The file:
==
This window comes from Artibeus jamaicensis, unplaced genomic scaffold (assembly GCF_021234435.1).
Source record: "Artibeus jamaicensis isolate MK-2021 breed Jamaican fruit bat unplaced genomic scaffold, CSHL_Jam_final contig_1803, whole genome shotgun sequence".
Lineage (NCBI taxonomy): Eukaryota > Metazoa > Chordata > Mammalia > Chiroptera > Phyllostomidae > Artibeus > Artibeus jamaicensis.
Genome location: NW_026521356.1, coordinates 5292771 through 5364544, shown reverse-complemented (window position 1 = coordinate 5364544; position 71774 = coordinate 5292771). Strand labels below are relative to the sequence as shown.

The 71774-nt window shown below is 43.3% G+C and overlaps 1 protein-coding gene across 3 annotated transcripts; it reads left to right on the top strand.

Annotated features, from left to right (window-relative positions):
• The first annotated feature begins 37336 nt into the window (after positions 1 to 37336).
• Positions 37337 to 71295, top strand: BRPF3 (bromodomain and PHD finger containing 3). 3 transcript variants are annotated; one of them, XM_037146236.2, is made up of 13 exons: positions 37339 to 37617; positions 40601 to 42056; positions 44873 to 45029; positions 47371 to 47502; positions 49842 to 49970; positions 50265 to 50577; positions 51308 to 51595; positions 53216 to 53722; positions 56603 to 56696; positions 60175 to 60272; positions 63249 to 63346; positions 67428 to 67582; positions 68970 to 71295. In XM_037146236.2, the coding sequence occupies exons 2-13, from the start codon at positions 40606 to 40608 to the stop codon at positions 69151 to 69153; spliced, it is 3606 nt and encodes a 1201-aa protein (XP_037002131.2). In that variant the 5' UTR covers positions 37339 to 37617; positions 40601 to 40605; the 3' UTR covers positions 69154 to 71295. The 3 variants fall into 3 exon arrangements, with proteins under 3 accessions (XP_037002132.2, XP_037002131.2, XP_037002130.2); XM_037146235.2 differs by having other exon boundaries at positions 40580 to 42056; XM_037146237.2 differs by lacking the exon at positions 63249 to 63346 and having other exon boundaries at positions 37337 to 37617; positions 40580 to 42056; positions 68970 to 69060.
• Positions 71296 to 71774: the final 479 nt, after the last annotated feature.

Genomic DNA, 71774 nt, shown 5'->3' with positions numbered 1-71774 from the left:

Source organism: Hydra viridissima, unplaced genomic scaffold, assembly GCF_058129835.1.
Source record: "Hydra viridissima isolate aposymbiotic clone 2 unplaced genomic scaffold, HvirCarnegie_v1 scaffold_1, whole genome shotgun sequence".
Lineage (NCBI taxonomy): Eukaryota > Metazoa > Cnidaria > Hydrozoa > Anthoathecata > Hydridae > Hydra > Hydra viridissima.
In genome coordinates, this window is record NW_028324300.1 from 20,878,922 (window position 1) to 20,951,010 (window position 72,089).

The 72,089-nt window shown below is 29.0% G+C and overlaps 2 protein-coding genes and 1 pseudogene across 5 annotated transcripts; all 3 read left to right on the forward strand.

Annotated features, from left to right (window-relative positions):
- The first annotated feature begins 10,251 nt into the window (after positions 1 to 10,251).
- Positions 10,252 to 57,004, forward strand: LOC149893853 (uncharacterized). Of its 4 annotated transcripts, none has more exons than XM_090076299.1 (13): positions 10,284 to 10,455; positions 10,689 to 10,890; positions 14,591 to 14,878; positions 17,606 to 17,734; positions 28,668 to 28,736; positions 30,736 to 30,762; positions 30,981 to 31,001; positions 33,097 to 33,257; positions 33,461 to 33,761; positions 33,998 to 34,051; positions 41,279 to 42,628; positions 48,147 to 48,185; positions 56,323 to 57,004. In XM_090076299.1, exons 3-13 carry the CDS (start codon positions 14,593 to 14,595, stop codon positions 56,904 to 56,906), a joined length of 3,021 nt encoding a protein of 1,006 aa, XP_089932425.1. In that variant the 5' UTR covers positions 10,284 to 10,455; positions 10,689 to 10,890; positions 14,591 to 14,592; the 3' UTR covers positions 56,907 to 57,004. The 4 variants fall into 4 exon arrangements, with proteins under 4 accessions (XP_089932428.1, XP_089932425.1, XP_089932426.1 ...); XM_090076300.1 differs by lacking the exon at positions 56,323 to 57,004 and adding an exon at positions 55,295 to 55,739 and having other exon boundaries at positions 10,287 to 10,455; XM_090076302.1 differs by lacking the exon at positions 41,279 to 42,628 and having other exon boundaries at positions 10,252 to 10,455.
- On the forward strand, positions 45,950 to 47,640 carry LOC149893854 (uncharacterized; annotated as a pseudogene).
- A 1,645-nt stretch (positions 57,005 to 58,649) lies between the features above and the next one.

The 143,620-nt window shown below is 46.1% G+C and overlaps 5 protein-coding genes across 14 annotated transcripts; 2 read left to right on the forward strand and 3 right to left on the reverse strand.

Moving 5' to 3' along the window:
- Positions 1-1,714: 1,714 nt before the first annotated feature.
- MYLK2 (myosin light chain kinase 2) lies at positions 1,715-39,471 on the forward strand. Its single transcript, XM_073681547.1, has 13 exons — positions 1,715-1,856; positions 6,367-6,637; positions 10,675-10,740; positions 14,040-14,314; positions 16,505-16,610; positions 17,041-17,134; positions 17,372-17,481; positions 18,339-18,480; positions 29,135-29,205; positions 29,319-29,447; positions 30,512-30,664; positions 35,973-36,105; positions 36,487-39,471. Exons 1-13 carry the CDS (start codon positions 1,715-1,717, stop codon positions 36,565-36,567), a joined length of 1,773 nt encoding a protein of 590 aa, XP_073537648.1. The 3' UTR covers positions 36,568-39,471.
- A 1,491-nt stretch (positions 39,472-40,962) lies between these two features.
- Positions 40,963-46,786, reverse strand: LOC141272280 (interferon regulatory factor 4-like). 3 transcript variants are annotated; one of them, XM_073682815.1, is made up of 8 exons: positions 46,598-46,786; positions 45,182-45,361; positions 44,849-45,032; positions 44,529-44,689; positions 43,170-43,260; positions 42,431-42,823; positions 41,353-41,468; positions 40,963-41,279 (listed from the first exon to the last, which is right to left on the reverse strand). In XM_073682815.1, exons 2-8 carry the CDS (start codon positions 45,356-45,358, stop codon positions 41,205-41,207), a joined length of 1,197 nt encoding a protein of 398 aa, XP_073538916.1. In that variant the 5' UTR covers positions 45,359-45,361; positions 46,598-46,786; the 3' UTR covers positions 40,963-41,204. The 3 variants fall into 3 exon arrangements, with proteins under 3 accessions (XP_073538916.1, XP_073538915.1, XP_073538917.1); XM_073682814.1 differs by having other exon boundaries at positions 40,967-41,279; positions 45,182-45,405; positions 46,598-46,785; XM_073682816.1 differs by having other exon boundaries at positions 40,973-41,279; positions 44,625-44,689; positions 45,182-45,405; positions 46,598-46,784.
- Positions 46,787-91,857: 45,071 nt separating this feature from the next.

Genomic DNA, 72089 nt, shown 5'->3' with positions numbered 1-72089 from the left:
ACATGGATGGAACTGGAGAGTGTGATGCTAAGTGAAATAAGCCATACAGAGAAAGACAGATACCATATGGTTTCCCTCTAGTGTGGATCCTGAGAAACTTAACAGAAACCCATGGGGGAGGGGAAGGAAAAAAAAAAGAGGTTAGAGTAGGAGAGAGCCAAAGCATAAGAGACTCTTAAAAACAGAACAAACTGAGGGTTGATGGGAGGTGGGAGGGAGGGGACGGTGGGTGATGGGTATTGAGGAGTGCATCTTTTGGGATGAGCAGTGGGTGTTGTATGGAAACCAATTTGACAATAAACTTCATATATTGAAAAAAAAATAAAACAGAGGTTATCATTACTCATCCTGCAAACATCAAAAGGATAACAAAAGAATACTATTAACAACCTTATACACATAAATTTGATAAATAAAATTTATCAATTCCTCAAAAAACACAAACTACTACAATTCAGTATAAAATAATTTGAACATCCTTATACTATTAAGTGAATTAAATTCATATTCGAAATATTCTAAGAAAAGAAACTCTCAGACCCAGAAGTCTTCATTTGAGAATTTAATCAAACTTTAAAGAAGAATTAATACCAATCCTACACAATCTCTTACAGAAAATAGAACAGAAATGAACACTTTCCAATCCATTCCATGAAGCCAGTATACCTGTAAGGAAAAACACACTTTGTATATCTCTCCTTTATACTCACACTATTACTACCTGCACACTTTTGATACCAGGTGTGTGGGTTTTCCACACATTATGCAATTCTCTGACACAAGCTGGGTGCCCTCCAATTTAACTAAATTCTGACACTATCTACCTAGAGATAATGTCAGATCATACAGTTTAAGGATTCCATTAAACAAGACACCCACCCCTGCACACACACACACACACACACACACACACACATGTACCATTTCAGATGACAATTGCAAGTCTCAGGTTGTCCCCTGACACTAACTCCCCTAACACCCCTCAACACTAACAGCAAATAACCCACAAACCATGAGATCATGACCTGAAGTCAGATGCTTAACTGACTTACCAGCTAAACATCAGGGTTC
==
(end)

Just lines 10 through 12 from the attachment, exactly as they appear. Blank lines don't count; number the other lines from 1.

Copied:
Genomic DNA, 71774 nt, shown 5'->3' with positions numbered 1-71774 from the left:

Source organism: Hydra viridissima, unplaced genomic scaffold, assembly GCF_058129835.1.
Source record: "Hydra viridissima isolate aposymbiotic clone 2 unplaced genomic scaffold, HvirCarnegie_v1 scaffold_1, whole genome shotgun sequence".